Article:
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Cited By (1)

* Cited by examiner, † Cited by third party
Publication number Priority date Publication date Assignee Title
US9587895B1 (en) * 2016-01-19 2017-03-07 Brian F. Abbott Rotatable firearm bolt

Families Citing this family (3)

* Cited by examiner, † Cited by third party
Publication number Priority date Publication date Assignee Title
US7441490B2 (en) * 2006-10-24 2008-10-28 Dillon Michael J Machine gun
US7703374B1 (en) * 2007-09-26 2010-04-27 Dillon Michael J Machine gun top cover and safing blade assembly
US8763508B2 (en) * 2009-07-22 2014-07-01 Prometheus Solutions, Inc. High attrition, rapid dispersal X 8 (H.A.R.D. 8) extreme rate of fire weapon system

Citations (12)

* Cited by examiner, † Cited by third party
Publication number Priority date Publication date Assignee Title
US3143922A (en) * 1962-05-31 1964-08-11 Altschuler Samuel Vane type rotary motor for gun
US3407701A (en) * 1967-07-17 1968-10-29 Gen Electric Gas drive for a rotating barrel gun
US3760683A (en) * 1971-06-01 1973-09-25 Gen Electric Multi barrel automatic weapon
US4046056A (en) * 1976-04-05 1977-09-06 The Garrett Corporation Pneumatic gun system and method
US4216698A (en) * 1978-09-25 1980-08-12 General Electric Company Balanced Gatling gun
US4481859A (en) * 1983-03-09 1984-11-13 General Electric Company Gatling gun control system
US4550641A (en) * 1982-12-08 1985-11-05 Werkzeugmaschinenfabrik Oerlikon-Buhrle Ag Safety apparatus in externally powered firing weapon
US5413025A (en) * 1993-06-25 1995-05-09 Hughes Missile Systems Company Electro-thermal gatling gun
US5817967A (en) * 1995-05-19 1998-10-06 Cta International Small or medium caliber multi-barrel automatic weapon of the gatling type, notably designed for firing telescoped munitions
US6443044B1 (en) * 2000-06-27 2002-09-03 Michael J. Dillon Feeder/delinker for gatling gun
US6742434B1 (en) * 2003-03-13 2004-06-01 Michael J. Dillon Machine gun
US7441490B2 (en) * 2006-10-24 2008-10-28 Dillon Michael J Machine gun

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US6272235B1 (en) * 1997-03-03 2001-08-07 Bacus Research Laboratories, Inc. Method and apparatus for creating a virtual microscope slide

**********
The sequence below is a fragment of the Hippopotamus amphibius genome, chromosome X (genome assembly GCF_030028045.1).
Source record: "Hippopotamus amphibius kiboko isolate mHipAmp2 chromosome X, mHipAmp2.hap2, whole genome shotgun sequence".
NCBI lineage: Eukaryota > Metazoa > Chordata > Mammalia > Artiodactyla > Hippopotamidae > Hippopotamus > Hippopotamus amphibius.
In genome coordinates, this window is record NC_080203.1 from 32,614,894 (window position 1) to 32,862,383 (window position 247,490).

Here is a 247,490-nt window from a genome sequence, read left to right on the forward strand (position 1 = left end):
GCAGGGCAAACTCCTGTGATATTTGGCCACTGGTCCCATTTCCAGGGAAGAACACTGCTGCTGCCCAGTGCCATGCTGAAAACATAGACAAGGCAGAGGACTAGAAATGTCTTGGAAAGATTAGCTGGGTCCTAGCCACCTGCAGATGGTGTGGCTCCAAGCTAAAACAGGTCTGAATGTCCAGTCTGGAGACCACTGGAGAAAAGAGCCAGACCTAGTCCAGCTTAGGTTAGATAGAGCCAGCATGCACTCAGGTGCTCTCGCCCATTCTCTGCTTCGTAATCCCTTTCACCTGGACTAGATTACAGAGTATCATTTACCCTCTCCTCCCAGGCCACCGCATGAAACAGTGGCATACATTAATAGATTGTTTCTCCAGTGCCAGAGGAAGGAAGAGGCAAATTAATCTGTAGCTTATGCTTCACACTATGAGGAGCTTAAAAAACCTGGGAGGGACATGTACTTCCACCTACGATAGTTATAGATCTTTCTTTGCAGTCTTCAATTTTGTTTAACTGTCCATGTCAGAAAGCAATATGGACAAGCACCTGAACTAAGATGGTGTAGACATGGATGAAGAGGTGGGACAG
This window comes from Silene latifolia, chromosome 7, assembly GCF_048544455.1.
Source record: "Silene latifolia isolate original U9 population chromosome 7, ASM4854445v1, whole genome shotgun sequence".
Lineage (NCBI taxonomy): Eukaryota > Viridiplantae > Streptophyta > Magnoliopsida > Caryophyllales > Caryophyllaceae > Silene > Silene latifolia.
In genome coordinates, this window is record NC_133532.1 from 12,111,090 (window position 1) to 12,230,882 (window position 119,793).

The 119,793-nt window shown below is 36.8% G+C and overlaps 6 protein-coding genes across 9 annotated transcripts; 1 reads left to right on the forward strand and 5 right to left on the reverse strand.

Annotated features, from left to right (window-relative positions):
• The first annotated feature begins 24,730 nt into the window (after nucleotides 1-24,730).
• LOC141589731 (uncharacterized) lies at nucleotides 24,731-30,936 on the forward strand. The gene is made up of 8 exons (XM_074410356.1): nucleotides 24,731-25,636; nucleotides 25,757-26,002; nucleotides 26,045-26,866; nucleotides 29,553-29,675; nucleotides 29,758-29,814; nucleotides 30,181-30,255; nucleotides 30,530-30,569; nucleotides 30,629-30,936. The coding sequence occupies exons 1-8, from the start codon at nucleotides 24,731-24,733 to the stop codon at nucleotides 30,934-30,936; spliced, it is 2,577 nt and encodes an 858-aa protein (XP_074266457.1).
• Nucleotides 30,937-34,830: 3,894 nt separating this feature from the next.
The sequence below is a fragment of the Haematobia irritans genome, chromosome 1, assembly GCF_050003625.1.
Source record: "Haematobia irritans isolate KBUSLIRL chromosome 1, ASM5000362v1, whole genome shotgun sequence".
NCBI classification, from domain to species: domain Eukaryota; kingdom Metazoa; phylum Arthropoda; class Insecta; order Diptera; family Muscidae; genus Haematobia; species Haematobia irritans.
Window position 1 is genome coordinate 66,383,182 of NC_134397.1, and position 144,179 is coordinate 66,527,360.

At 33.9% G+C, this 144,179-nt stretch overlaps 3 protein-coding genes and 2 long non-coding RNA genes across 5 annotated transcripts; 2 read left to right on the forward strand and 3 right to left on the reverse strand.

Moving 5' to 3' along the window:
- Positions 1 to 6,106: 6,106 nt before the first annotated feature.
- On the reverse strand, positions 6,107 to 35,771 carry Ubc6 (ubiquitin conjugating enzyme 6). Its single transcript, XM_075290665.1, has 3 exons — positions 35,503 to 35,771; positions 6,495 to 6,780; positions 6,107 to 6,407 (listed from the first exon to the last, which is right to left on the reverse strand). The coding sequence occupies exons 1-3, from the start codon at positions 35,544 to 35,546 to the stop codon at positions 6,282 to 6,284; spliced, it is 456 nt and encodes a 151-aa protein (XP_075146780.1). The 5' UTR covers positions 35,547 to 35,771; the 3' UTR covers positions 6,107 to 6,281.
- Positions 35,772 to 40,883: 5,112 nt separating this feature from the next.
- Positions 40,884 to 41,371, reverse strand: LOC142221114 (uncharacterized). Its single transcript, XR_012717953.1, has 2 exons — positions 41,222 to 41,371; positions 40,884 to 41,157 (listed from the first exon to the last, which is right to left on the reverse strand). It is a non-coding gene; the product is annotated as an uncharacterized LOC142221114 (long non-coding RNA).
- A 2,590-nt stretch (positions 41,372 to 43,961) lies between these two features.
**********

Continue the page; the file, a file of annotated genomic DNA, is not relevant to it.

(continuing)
US7155049B2 (en) * 2001-01-11 2006-12-26 Trestle Acquisition Corp. System for creating microscopic digital montage images
JP2004101871A (en) * 2002-09-10 2004-04-02 Olympus Corp Photographing apparatus for microscope image
DE102004034973A1 (en) * 2004-07-16 2006-02-16 Carl Zeiss Jena Gmbh A method for acquiring images of a sample with a light microscope

Patent Citations (12)

* Cited by examiner, † Cited by third party
Publication number Priority date Publication date Assignee Title
US3143922A (en) * 1962-05-31 1964-08-11 Altschuler Samuel Vane type rotary motor for gun
US3407701A (en) * 1967-07-17 1968-10-29 Gen Electric Gas drive for a rotating barrel gun
US3760683A (en) * 1971-06-01 1973-09-25 Gen Electric Multi barrel automatic weapon
US4046056A (en) * 1976-04-05 1977-09-06 The Garrett Corporation Pneumatic gun system and method
US4216698A (en) * 1978-09-25 1980-08-12 General Electric Company Balanced Gatling gun
US4550641A (en) * 1982-12-08 1985-11-05 Werkzeugmaschinenfabrik Oerlikon-Buhrle Ag Safety apparatus in externally powered firing weapon
US4481859A (en) * 1983-03-09 1984-11-13 General Electric Company Gatling gun control system
US5413025A (en) * 1993-06-25 1995-05-09 Hughes Missile Systems Company Electro-thermal gatling gun
US5817967A (en) * 1995-05-19 1998-10-06 Cta International Small or medium caliber multi-barrel automatic weapon of the gatling type, notably designed for firing telescoped munitions
US6443044B1 (en) * 2000-06-27 2002-09-03 Michael J. Dillon Feeder/delinker for gatling gun
US6742434B1 (en) * 2003-03-13 2004-06-01 Michael J. Dillon Machine gun
US7441490B2 (en) * 2006-10-24 2008-10-28 Dillon Michael J Machine gun

Cited By (1)

* Cited by examiner, † Cited by third party
Publication number Priority date Publication date Assignee Title
US9587895B1 (en) * 2016-01-19 2017-03-07 Brian F. Abbott Rotatable firearm bolt

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US7441490B2 (en) 2008-10-28